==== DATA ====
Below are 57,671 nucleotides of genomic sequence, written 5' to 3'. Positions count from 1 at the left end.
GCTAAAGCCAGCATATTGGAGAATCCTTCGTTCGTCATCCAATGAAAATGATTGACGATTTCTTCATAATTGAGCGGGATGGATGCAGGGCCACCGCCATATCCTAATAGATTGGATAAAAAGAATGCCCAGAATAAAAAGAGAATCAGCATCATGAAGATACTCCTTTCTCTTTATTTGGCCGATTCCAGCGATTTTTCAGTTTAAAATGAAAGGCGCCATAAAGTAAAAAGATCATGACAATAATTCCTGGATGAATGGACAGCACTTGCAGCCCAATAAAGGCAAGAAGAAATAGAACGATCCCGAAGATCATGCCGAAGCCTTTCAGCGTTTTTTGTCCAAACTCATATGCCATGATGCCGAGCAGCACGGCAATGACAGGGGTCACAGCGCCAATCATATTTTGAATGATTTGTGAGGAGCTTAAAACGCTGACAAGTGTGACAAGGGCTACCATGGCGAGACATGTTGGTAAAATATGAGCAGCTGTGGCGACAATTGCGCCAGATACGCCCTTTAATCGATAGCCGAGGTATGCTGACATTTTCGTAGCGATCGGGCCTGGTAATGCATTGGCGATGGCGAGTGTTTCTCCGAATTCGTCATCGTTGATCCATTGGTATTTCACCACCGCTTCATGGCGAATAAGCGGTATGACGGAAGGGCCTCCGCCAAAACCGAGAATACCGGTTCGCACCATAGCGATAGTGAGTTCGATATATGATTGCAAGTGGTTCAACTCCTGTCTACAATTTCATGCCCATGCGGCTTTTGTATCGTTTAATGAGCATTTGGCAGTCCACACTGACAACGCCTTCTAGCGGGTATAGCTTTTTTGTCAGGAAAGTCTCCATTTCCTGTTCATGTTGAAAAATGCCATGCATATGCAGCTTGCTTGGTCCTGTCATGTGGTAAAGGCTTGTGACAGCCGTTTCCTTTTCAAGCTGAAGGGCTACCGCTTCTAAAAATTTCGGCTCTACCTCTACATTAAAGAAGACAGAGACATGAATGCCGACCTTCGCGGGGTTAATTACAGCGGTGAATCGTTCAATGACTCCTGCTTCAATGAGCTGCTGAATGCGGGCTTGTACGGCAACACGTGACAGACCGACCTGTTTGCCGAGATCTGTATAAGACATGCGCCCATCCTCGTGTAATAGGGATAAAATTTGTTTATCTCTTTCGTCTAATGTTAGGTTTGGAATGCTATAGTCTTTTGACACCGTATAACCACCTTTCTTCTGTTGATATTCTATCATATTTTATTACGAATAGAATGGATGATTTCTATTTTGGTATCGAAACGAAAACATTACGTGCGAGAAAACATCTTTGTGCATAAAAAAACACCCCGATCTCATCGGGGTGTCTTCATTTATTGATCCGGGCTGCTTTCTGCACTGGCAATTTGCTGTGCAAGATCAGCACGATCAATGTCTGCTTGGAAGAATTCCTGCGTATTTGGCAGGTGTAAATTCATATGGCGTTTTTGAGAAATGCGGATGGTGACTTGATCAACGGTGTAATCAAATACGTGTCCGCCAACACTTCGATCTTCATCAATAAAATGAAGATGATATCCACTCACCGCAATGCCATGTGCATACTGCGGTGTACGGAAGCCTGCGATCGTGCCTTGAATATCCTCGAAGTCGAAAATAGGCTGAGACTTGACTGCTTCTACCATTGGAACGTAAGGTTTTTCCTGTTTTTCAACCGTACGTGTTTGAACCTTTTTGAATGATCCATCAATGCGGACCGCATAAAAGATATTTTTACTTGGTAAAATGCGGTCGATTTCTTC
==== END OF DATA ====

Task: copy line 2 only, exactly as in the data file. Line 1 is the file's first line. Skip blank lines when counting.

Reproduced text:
GCTAAAGCCAGCATATTGGAGAATCCTTCGTTCGTCATCCAATGAAAATGATTGACGATTTCTTCATAATTGAGCGGGATGGATGCAGGGCCACCGCCATATCCTAATAGATTGGATAAAAAGAATGCCCAGAATAAAAAGAGAATCAGCATCATGAAGATACTCCTTTCTCTTTATTTGGCCGATTCCAGCGATTTTTCAGTTTAAAATGAAAGGCGCCATAAAGTAAAAAGATCATGACAATAATTCCTGGATGAATGGACAGCACTTGCAGCCCAATAAAGGCAAGAAGAAATAGAACGATCCCGAAGATCATGCCGAAGCCTTTCAGCGTTTTTTGTCCAAACTCATATGCCATGATGCCGAGCAGCACGGCAATGACAGGGGTCACAGCGCCAATCATATTTTGAATGATTTGTGAGGAGCTTAAAACGCTGACAAGTGTGACAAGGGCTACCATGGCGAGACATGTTGGTAAAATATGAGCAGCTGTGGCGACAATTGCGCCAGATACGCCCTTTAATCGATAGCCGAGGTATGCTGACATTTTCGTAGCGATCGGGCCTGGTAATGCATTGGCGATGGCGAGTGTTTCTCCGAATTCGTCATCGTTGATCCATTGGTATTTCACCACCGCTTCATGGCGAATAAGCGGTATGACGGAAGGGCCTCCGCCAAAACCGAGAATACCGGTTCGCACCATAGCGATAGTGAGTTCGATATATGATTGCAAGTGGTTCAACTCCTGTCTACAATTTCATGCCCATGCGGCTTTTGTATCGTTTAATGAGCATTTGGCAGTCCACACTGACAACGCCTTCTAGCGGGTATAGCTTTTTTGTCAGGAAAGTCTCCATTTCCTGTTCATGTTGAAAAATGCCATGCATATGCAGCTTGCTTGGTCCTGTCATGTGGTAAAGGCTTGTGACAGCCGTTTCCTTTTCAAGCTGAAGGGCTACCGCTTCTAAAAATTTCGGCTCTACCTCTACATTAAAGAAGACAGAGACATGAATGCCGACCTTCGCGGGGTTAATTACAGCGGTGAATCGTTCAATGACTCCTGCTTCAATGAGCTGCTGAATGCGGGCTTGTACGGCAACACGTGACAGACCGACCTGTTTGCCGAGATCTGTATAAGACATGCGCCCATCCTCGTGTAATAGGGATAAAATTTGTTTATCTCTTTCGTCTAATGTTAGGTTTGGAATGCTATAGTCTTTTGACACCGTATAACCACCTTTCTTCTGTTGATATTCTATCATATTTTATTACGAATAGAATGGATGATTTCTATTTTGGTATCGAAACGAAAACATTACGTGCGAGAAAACATCTTTGTGCATAAAAAAACACCCCGATCTCATCGGGGTGTCTTCATTTATTGATCCGGGCTGCTTTCTGCACTGGCAATTTGCTGTGCAAGATCAGCACGATCAATGTCTGCTTGGAAGAATTCCTGCGTATTTGGCAGGTGTAAATTCATATGGCGTTTTTGAGAAATGCGGATGGTGACTTGATCAACGGTGTAATCAAATACGTGTCCGCCAACACTTCGATCTTCATCAATAAAATGAAGATGATATCCACTCACCGCAATGCCATGTGCATACTGCGGTGTACGGAAGCCTGCGATCGTGCCTTGAATATCCTCGAAGTCGAAAATAGGCTGAGACTTGACTGCTTCTACCATTGGAACGTAAGGTTTTTCCTGTTTTTCAACCGTACGTGTTTGAACCTTTTTGAATGATCCATCAATGCGGACCGCATAAAAGATATTTTTACTTGGTAAAATGCGGTCGATTTCTTC